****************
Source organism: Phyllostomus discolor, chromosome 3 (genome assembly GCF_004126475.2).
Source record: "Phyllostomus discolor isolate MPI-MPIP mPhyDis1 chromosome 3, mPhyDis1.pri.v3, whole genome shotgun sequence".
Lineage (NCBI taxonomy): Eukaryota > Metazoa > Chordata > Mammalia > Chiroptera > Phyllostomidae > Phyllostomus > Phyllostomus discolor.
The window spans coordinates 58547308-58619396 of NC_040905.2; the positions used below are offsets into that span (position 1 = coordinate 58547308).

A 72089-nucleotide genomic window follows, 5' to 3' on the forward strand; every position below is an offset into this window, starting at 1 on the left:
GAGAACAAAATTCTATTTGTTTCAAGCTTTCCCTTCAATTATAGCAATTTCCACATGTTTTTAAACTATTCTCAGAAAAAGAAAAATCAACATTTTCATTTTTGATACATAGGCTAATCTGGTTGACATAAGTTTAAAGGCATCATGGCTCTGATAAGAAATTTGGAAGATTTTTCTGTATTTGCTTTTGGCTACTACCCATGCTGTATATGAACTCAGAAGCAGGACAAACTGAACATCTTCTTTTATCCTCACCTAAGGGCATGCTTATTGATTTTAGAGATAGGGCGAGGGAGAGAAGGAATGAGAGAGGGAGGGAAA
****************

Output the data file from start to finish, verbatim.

Source organism: Phyllostomus discolor, chromosome 3 (genome assembly GCF_004126475.2).
Source record: "Phyllostomus discolor isolate MPI-MPIP mPhyDis1 chromosome 3, mPhyDis1.pri.v3, whole genome shotgun sequence".
Lineage (NCBI taxonomy): Eukaryota > Metazoa > Chordata > Mammalia > Chiroptera > Phyllostomidae > Phyllostomus > Phyllostomus discolor.
The window spans coordinates 58547308-58619396 of NC_040905.2; the positions used below are offsets into that span (position 1 = coordinate 58547308).

A 72089-nucleotide genomic window follows, 5' to 3' on the forward strand; every position below is an offset into this window, starting at 1 on the left:
GAGAACAAAATTCTATTTGTTTCAAGCTTTCCCTTCAATTATAGCAATTTCCACATGTTTTTAAACTATTCTCAGAAAAAGAAAAATCAACATTTTCATTTTTGATACATAGGCTAATCTGGTTGACATAAGTTTAAAGGCATCATGGCTCTGATAAGAAATTTGGAAGATTTTTCTGTATTTGCTTTTGGCTACTACCCATGCTGTATATGAACTCAGAAGCAGGACAAACTGAACATCTTCTTTTATCCTCACCTAAGGGCATGCTTATTGATTTTAGAGATAGGGCGAGGGAGAGAAGGAATGAGAGAGGGAGGGAAA